If the judge assigned to decide the recusal motion denies it, then Judge Green will continue to preside over the case, the judgments of conviction against Post should be re-entered, and he may file a new appeal enumerating the denial of the recusal motion as error along with the enumerations of trial error that he raised in this appeal. See Parker v. State, 296 Ga. 586, 596–597, 769 S.E.2d 329 (2015); Moore v. State, 290 Ga. 805, 809–810, 725 S.E.2d 290 (2012). If the recusal motion is granted, however, Post's case must be reassigned, all proceedings and orders after the filing of the motion would be void as to Post, and his case would start over from that point before the new judge assigned to the case. See Propst v. Morgan, 288 Ga. 862, 864, 708 S.E.2d 291 (2011) (“[I]f a party files a motion to recuse a trial judge and the motion is denied, but it is later determined that the judge should have been disqualified to act in the case, all proceedings after the filing of the motion to recuse are ‘invalid and of no effect.’ “ (citation omitted)).

S15A1190. Fripp v. State.

S15A1193. Brown v. State.

3. Fripp and Brown contend that Judge Green erred in denying their recusal motions based on Judge Green's statements at the final motions hearing on May 31, 2011. Judge Green correctly found that these motions were timely and accompanied by legally sufficient affidavits.13 Thus, the only issue is whether Judge Green erred in ruling that the affidavits' factual allegations, if proved, would not support an order requiring his recusal. Based on the hearing transcript, the accuracy of which is not disputed, we conclude that Judge Green was required to refer the motions for reassignment, and that the judge who should have heard the motions would have had no choice but to grant them. Accordingly, a remand for the motions to be heard by a new judge is unnecessary, and the orders denying Fripp's and Brown's recusal motions are reversed.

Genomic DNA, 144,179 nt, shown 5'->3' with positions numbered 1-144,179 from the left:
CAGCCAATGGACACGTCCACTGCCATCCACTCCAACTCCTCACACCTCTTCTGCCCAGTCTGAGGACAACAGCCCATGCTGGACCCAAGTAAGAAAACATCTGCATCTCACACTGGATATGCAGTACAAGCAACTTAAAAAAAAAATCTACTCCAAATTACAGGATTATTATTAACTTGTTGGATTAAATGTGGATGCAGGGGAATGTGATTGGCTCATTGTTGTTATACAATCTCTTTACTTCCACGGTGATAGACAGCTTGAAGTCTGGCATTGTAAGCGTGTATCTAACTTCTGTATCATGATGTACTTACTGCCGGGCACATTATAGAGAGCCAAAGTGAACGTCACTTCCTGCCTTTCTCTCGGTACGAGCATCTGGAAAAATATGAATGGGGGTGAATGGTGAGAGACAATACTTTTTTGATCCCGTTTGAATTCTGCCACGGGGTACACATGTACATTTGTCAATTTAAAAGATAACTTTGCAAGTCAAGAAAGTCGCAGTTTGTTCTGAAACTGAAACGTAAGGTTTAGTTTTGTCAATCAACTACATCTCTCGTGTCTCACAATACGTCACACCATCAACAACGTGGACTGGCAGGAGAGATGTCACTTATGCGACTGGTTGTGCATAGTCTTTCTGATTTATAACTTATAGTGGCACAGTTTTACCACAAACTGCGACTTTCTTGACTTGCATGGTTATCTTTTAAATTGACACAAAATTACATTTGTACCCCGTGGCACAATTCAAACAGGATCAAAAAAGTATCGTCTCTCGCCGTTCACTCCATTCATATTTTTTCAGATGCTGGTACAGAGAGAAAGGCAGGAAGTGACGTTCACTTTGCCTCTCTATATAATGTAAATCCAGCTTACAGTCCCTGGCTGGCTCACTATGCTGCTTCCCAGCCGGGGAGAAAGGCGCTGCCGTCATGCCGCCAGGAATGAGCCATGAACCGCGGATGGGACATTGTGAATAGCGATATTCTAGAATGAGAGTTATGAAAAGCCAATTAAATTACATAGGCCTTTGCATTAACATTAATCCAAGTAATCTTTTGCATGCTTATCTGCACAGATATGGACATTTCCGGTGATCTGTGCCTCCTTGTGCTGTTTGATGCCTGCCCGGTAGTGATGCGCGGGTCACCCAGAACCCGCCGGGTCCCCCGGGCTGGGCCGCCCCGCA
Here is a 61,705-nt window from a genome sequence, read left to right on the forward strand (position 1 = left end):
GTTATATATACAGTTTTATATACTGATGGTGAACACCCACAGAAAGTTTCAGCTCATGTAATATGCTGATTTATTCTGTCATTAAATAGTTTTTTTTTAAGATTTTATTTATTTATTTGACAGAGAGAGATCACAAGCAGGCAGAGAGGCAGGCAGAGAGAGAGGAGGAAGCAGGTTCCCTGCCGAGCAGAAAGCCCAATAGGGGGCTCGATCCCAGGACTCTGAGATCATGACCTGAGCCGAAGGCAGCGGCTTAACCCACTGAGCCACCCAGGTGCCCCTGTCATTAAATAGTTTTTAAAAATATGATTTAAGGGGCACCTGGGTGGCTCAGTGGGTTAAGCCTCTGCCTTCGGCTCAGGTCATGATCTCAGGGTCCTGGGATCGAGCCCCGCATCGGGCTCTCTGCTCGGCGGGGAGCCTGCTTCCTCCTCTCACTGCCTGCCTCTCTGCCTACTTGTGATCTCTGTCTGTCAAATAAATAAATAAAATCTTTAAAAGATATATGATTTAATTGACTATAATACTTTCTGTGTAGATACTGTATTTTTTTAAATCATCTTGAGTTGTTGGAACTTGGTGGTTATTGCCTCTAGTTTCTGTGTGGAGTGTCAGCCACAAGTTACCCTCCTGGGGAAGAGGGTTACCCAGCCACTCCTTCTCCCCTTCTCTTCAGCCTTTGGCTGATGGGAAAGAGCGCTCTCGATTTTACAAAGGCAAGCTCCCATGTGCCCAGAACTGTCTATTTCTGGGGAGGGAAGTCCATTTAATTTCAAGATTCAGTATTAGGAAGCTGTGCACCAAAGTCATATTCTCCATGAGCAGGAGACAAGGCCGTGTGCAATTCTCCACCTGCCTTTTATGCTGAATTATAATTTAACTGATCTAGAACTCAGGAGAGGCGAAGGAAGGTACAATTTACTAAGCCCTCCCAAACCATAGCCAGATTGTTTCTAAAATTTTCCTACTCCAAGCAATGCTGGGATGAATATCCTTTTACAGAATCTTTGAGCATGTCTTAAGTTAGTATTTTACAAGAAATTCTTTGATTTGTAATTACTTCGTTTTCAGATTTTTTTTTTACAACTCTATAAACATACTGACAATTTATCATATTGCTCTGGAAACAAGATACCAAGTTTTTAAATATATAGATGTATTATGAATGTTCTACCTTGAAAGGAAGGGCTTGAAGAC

(a) Near the outset of the final motions hearing, Judge Green said, “I think probably it makes most sense to do the recusal motion first,” and he then engaged the parties in a lengthy discussion about his possible recusal, during which Fripp and Brown announced that they were joining in the recusal motion that Post had filed on April 18 (as discussed in Division 2 above).14 In response to the State's argument that Post's motion was untimely, Post argued through his counsel, Bert W. Cohen, that even if he raised the recusal issue in the wrong way, Judge Green had “an affirmative duty to disclose these matters to the litigants and to the parties immediately and let us know about this.” Judge Green then said:

All right․ I do not believe there would be any reason why my impartiality might reasonably be questioned in this case. However, let me perfect the record, since Mr. Cohen says it's my duty to do this, and the case law does support what he's saying.